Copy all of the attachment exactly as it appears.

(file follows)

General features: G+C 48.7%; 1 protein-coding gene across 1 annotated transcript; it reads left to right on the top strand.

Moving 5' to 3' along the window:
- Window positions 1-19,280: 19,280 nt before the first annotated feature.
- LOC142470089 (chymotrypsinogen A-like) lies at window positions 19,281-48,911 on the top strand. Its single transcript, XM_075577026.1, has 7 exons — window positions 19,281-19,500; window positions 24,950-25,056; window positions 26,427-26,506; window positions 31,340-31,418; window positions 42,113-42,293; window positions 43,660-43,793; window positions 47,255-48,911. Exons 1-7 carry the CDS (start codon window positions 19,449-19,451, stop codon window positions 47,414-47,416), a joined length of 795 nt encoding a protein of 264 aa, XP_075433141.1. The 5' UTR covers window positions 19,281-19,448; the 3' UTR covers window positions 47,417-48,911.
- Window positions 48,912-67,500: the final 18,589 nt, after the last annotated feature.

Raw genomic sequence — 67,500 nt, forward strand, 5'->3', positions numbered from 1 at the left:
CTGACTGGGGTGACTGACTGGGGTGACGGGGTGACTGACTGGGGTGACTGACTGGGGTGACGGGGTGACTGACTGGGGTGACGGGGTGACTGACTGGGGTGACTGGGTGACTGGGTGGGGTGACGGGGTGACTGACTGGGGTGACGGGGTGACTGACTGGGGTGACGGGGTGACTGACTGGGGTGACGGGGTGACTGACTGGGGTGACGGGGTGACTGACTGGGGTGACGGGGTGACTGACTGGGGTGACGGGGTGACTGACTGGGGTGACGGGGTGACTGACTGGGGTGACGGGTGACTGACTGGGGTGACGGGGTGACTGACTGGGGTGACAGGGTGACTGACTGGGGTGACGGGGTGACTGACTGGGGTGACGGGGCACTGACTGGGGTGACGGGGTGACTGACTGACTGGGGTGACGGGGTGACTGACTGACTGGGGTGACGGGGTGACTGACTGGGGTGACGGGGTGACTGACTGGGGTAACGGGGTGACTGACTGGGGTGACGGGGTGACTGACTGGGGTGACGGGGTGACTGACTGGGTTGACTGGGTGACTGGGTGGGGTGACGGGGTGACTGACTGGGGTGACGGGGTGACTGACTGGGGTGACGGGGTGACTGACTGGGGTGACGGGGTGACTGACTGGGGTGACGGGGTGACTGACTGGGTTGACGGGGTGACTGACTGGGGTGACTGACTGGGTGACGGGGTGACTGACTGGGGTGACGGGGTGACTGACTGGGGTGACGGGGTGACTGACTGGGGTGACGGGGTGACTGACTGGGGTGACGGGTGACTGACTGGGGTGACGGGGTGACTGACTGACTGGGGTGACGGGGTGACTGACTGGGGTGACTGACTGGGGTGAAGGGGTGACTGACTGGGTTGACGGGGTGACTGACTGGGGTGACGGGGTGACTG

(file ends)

General features: G+C 48.7%; 1 protein-coding gene across 1 annotated transcript; it reads left to right on the top strand.

Moving 5' to 3' along the window:
- Window positions 1-19,280: 19,280 nt before the first annotated feature.
- LOC142470089 (chymotrypsinogen A-like) lies at window positions 19,281-48,911 on the top strand. Its single transcript, XM_075577026.1, has 7 exons — window positions 19,281-19,500; window positions 24,950-25,056; window positions 26,427-26,506; window positions 31,340-31,418; window positions 42,113-42,293; window positions 43,660-43,793; window positions 47,255-48,911. Exons 1-7 carry the CDS (start codon window positions 19,449-19,451, stop codon window positions 47,414-47,416), a joined length of 795 nt encoding a protein of 264 aa, XP_075433141.1. The 5' UTR covers window positions 19,281-19,448; the 3' UTR covers window positions 47,417-48,911.
- Window positions 48,912-67,500: the final 18,589 nt, after the last annotated feature.

Raw genomic sequence — 67,500 nt, forward strand, 5'->3', positions numbered from 1 at the left:
CTGACTGGGGTGACTGACTGGGGTGACGGGGTGACTGACTGGGGTGACTGACTGGGGTGACGGGGTGACTGACTGGGGTGACGGGGTGACTGACTGGGGTGACTGGGTGACTGGGTGGGGTGACGGGGTGACTGACTGGGGTGACGGGGTGACTGACTGGGGTGACGGGGTGACTGACTGGGGTGACGGGGTGACTGACTGGGGTGACGGGGTGACTGACTGGGGTGACGGGGTGACTGACTGGGGTGACGGGGTGACTGACTGGGGTGACGGGGTGACTGACTGGGGTGACGGGTGACTGACTGGGGTGACGGGGTGACTGACTGGGGTGACAGGGTGACTGACTGGGGTGACGGGGTGACTGACTGGGGTGACGGGGCACTGACTGGGGTGACGGGGTGACTGACTGACTGGGGTGACGGGGTGACTGACTGACTGGGGTGACGGGGTGACTGACTGGGGTGACGGGGTGACTGACTGGGGTAACGGGGTGACTGACTGGGGTGACGGGGTGACTGACTGGGGTGACGGGGTGACTGACTGGGTTGACTGGGTGACTGGGTGGGGTGACGGGGTGACTGACTGGGGTGACGGGGTGACTGACTGGGGTGACGGGGTGACTGACTGGGGTGACGGGGTGACTGACTGGGGTGACGGGGTGACTGACTGGGTTGACGGGGTGACTGACTGGGGTGACTGACTGGGTGACGGGGTGACTGACTGGGGTGACGGGGTGACTGACTGGGGTGACGGGGTGACTGACTGGGGTGACGGGGTGACTGACTGGGGTGACGGGTGACTGACTGGGGTGACGGGGTGACTGACTGACTGGGGTGACGGGGTGACTGACTGGGGTGACTGACTGGGGTGAAGGGGTGACTGACTGGGTTGACGGGGTGACTGACTGGGGTGACGGGGTGACTG